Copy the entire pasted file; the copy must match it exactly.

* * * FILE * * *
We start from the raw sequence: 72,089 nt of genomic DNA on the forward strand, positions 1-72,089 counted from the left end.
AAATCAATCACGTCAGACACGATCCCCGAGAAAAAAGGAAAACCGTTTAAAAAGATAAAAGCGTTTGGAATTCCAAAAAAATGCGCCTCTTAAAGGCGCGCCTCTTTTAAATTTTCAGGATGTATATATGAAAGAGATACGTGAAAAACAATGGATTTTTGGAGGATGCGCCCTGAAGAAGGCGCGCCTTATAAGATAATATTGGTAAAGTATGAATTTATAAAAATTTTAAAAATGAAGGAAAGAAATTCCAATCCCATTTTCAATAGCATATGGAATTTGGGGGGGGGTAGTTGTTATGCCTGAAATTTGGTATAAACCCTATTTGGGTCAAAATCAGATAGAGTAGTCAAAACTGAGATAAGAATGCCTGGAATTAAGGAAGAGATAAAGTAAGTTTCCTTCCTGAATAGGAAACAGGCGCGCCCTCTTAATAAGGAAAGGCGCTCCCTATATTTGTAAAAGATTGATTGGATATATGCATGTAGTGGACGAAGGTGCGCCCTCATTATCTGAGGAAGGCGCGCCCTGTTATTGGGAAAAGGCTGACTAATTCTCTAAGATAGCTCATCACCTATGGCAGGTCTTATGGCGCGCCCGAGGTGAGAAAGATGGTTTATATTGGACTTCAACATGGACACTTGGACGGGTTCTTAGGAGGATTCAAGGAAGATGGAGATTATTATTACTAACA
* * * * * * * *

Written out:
We start from the raw sequence: 72,089 nt of genomic DNA on the forward strand, positions 1-72,089 counted from the left end.
AAATCAATCACGTCAGACACGATCCCCGAGAAAAAAGGAAAACCGTTTAAAAAGATAAAAGCGTTTGGAATTCCAAAAAAATGCGCCTCTTAAAGGCGCGCCTCTTTTAAATTTTCAGGATGTATATATGAAAGAGATACGTGAAAAACAATGGATTTTTGGAGGATGCGCCCTGAAGAAGGCGCGCCTTATAAGATAATATTGGTAAAGTATGAATTTATAAAAATTTTAAAAATGAAGGAAAGAAATTCCAATCCCATTTTCAATAGCATATGGAATTTGGGGGGGGGTAGTTGTTATGCCTGAAATTTGGTATAAACCCTATTTGGGTCAAAATCAGATAGAGTAGTCAAAACTGAGATAAGAATGCCTGGAATTAAGGAAGAGATAAAGTAAGTTTCCTTCCTGAATAGGAAACAGGCGCGCCCTCTTAATAAGGAAAGGCGCTCCCTATATTTGTAAAAGATTGATTGGATATATGCATGTAGTGGACGAAGGTGCGCCCTCATTATCTGAGGAAGGCGCGCCCTGTTATTGGGAAAAGGCTGACTAATTCTCTAAGATAGCTCATCACCTATGGCAGGTCTTATGGCGCGCCCGAGGTGAGAAAGATGGTTTATATTGGACTTCAACATGGACACTTGGACGGGTTCTTAGGAGGATTCAAGGAAGATGGAGATTATTATTACTAACA